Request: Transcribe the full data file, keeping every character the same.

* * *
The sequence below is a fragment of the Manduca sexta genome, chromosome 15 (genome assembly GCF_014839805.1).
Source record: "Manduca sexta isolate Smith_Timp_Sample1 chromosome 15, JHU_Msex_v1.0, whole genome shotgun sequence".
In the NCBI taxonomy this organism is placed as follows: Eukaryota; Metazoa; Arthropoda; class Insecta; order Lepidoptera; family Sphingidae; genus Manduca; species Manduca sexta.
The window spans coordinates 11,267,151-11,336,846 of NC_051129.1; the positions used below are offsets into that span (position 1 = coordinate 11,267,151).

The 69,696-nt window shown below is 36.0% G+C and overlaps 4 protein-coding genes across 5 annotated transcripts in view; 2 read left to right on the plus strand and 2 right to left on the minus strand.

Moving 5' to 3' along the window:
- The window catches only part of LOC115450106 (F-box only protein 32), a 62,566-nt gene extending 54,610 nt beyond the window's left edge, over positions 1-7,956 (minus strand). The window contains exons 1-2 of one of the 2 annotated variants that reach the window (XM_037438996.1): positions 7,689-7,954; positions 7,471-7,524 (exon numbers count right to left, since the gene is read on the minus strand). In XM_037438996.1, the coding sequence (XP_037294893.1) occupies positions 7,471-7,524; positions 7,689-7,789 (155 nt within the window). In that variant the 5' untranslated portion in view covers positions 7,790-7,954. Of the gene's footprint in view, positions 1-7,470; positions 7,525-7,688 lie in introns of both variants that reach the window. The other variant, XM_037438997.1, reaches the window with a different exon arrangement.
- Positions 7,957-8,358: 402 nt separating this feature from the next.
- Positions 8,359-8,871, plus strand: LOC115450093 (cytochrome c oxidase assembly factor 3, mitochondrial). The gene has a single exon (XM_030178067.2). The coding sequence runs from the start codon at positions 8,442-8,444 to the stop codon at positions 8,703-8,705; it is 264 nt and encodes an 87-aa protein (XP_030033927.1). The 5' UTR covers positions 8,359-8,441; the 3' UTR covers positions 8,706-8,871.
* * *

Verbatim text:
The sequence below is a fragment of the Manduca sexta genome, chromosome 15 (genome assembly GCF_014839805.1).
Source record: "Manduca sexta isolate Smith_Timp_Sample1 chromosome 15, JHU_Msex_v1.0, whole genome shotgun sequence".
In the NCBI taxonomy this organism is placed as follows: Eukaryota; Metazoa; Arthropoda; class Insecta; order Lepidoptera; family Sphingidae; genus Manduca; species Manduca sexta.
The window spans coordinates 11,267,151-11,336,846 of NC_051129.1; the positions used below are offsets into that span (position 1 = coordinate 11,267,151).

The 69,696-nt window shown below is 36.0% G+C and overlaps 4 protein-coding genes across 5 annotated transcripts in view; 2 read left to right on the plus strand and 2 right to left on the minus strand.

Moving 5' to 3' along the window:
- The window catches only part of LOC115450106 (F-box only protein 32), a 62,566-nt gene extending 54,610 nt beyond the window's left edge, over positions 1-7,956 (minus strand). The window contains exons 1-2 of one of the 2 annotated variants that reach the window (XM_037438996.1): positions 7,689-7,954; positions 7,471-7,524 (exon numbers count right to left, since the gene is read on the minus strand). In XM_037438996.1, the coding sequence (XP_037294893.1) occupies positions 7,471-7,524; positions 7,689-7,789 (155 nt within the window). In that variant the 5' untranslated portion in view covers positions 7,790-7,954. Of the gene's footprint in view, positions 1-7,470; positions 7,525-7,688 lie in introns of both variants that reach the window. The other variant, XM_037438997.1, reaches the window with a different exon arrangement.
- Positions 7,957-8,358: 402 nt separating this feature from the next.
- Positions 8,359-8,871, plus strand: LOC115450093 (cytochrome c oxidase assembly factor 3, mitochondrial). The gene has a single exon (XM_030178067.2). The coding sequence runs from the start codon at positions 8,442-8,444 to the stop codon at positions 8,703-8,705; it is 264 nt and encodes an 87-aa protein (XP_030033927.1). The 5' UTR covers positions 8,359-8,441; the 3' UTR covers positions 8,706-8,871.